The question for determination is whether in a civil action or special proceeding wherein a Commissioner is appointed to sell land, such commissioner’s fee is to be determined pursuant to the provisions of G.S. 1-408 or G.S. 28-170.
In the case of Ray v. Banks, 120 N.C. 389, 27 S.E. 28, this Court held the compensation to a commissioner for making a partition sale was governed by Section 1910 of the Code of 1883. This section read as follows: “In sales of real estate under this chapter, the allowance for services in making sale and title, to the officer or person appointed to sell, shall be as follows: For sales of five hundred dollars or less, not more than ten dollars; for sales of two thousand and not less than five hundred dollars, not more than two per centum; and, when the allowance shall amount to forty dollars, any additional compensation shall not exceed the rate of one per centum.”
In Williamson v. Bitting, 159 N.C. 321, 74 S.E. 808, the defendants excepted to the report of the referee because he had allowed W. A. Whitaker (one of the executors) as commissioner, on the proceeds from the sale of lands for partition, more than the amount fixed by the statute for sales in partition proceedings. This Court said: “This was a sale for partition, and not in the execution of any trust by the executors. It is such in form and substance, and the commissioner or executors should be allowed commissions only at the statutory rate. Revisal, sec. 2792; Ray v. Banks, 120 N.C. 389.”
The provisions of Section 2792 of the Revisal of 1905 were substantially the same as those contained in Section 1910 of the Code of 1883, and the provisions of Section 3896 of the Consolidated Statutes of 1919 were identical with Section 2792 of the Revisal of 1905.
The General Assembly of 1923 enacted Chapter 66 of the Public Laws of North Carolina, and Section 1 of said Chapter, now codified as G.S. 1-408, reads as follows: “In all civil actions and special proceedings instituted in the superior court in which a commissioner, or commissioners, are appointed under a judgment by the clerk of said court, said clerk shall have full power and authority and he is hereby authorized and empowered to fix and determine and allow to such commissioner or commissioners a reasonable fee for their services per*370formed under such order, decree or judgment, which fee shall be taxed as a part of the costs of such action or proceeding, and any dissatisfied party shall have the right of appeal to the judge, who shall hear the same de novo.
Section 3 of Chapter 66 of the Public Laws of 1923 repealed all laws and clauses of laws in conflict with the provisions of said Chapter to the extent of such conflict.
In the General Statutes of North Carolina none of the provisions contained in Consolidated Statutes, Sections 3894 through 3899, were brought forward, but in the table of deleted sections in Volume 4A of the General Statutes of North Carolina, at page 397, the foregoing sections are shown as superceded by G.S. 1-408.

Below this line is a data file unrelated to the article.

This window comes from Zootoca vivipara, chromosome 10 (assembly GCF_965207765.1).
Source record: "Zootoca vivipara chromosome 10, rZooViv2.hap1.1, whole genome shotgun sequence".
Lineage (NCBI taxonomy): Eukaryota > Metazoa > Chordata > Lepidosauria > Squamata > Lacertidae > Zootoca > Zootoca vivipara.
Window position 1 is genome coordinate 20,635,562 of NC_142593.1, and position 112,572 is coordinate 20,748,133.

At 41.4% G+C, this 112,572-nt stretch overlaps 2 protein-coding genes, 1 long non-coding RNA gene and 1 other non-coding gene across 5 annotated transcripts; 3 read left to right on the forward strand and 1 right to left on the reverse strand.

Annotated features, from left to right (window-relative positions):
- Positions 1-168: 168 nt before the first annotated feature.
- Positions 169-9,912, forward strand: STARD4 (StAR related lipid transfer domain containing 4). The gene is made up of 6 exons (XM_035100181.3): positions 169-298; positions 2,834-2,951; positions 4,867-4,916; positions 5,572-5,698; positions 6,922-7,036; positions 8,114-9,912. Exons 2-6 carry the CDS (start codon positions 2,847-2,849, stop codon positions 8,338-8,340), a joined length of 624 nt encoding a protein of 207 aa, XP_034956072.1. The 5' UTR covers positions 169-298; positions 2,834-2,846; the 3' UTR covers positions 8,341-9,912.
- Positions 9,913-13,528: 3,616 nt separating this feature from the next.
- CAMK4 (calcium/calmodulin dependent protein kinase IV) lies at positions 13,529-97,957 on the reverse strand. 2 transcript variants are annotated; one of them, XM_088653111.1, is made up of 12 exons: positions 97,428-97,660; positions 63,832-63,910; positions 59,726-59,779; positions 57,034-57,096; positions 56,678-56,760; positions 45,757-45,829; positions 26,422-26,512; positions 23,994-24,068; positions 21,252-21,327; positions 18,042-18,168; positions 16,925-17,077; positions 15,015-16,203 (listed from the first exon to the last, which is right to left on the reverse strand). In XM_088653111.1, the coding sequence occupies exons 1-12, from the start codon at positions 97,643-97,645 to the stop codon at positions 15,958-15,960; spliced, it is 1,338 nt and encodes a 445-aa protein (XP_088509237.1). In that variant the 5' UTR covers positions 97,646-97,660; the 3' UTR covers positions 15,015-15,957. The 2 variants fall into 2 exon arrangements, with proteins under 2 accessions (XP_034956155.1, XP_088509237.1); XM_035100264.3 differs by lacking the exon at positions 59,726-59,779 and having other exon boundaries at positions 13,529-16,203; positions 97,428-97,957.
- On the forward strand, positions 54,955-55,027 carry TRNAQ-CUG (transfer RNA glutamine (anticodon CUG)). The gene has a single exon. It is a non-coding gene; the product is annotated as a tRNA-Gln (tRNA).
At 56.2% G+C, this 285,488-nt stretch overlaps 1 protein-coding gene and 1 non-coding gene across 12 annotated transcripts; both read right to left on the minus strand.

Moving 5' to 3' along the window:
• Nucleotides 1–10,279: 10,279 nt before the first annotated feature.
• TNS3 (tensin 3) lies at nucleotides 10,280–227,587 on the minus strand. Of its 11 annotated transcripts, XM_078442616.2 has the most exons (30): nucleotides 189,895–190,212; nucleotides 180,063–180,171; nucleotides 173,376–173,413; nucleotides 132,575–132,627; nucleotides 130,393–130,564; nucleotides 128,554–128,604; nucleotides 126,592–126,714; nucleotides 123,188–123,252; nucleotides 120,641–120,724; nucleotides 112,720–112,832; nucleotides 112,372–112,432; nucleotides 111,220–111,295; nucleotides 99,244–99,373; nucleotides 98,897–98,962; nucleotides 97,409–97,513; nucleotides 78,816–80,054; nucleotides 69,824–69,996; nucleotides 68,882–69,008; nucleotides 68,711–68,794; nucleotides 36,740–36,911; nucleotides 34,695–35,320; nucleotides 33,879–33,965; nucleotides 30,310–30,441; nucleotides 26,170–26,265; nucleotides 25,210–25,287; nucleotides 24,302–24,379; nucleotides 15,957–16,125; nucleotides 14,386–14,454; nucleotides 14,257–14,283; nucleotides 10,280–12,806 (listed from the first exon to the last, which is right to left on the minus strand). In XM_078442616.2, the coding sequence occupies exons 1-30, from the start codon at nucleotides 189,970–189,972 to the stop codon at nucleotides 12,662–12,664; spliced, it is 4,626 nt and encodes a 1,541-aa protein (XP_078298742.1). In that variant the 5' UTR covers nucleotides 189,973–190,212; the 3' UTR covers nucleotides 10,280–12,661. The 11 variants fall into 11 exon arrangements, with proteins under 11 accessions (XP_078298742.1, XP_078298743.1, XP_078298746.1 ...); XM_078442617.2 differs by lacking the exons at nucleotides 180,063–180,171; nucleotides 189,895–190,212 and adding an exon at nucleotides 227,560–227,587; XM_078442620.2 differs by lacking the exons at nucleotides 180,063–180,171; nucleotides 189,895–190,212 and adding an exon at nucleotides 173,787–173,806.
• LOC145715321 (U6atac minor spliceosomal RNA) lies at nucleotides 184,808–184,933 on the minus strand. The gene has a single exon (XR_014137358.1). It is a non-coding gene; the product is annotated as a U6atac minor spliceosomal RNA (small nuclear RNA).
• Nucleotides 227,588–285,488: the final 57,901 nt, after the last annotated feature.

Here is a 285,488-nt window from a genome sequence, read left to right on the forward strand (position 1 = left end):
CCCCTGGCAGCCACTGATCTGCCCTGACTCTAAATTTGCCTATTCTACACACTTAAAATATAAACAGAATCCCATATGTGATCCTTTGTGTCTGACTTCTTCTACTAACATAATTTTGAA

The previous statutes, Section 1524 of the Code of 1883, Section 149 of the Revisal of 1905, and Section 157 of the Consolidated Statutes of 1919, applied only to commissions to be paid to executors, administrators and collectors. Section 157 of the Consolidated Statutes of 1919 was rewritten and enacted by the General Assembly in Chapter 124 of the Public Laws of 1941, now codified as G.S. 28-170, and governs the amount of commissions to be paid to executors, administrators, testamentary trustees, collectors, or other personal representatives or fiduciaries. Even so, we do not construe the provisions of G.S. 28-170 to divest the clerk of the superior court of the powers and duties expressly committed to him by the provisions of G.S. 1-408 with respect to the fees of commissioners appointed for the sale of land as provided therein. Hence, we hold that the appellant is entitled to have this cause remanded to the judge of the superior court, who shall hear the matter de novo and fix the appellant’s fee in such amount as he may deem just, fair and reasonable.
The appellees contend and insist that since the appellant is not a party to this proceeding he is not entitled to a review of the order entered below. No case is cited from this jurisdiction in which the identical point has been adjudicated, 'and we have found none.
In 4 C.J.S., Appeal and Error, section 193, page 592, it is said: “An executor or administrator is entitled to review of a decision making allowances for expenses of administration, or fixing his compensation at less than he is entitled to.”
In the case of Edwards v. Western Land & Power Co., 27 Cal. A. 724, 151 P 16, the Court said: “In so far as the order of the court undertaking to settle the accounts of the receiver and fix his compensation is concerned, the receiver has the right of appeal * *
Likewise, since the commissioner is an agent of the court and accountable to it for his actions in connection with the discharge of his *371duties as commissioner, and entitled to have his compensation fixed as provided by law and taxed as a part of the costs of the proceeding, we hold he is entitled to have an order reviewed which in his opinion has fixed his compensation at less than he in good faith believes his services to be worth.
Error and remanded.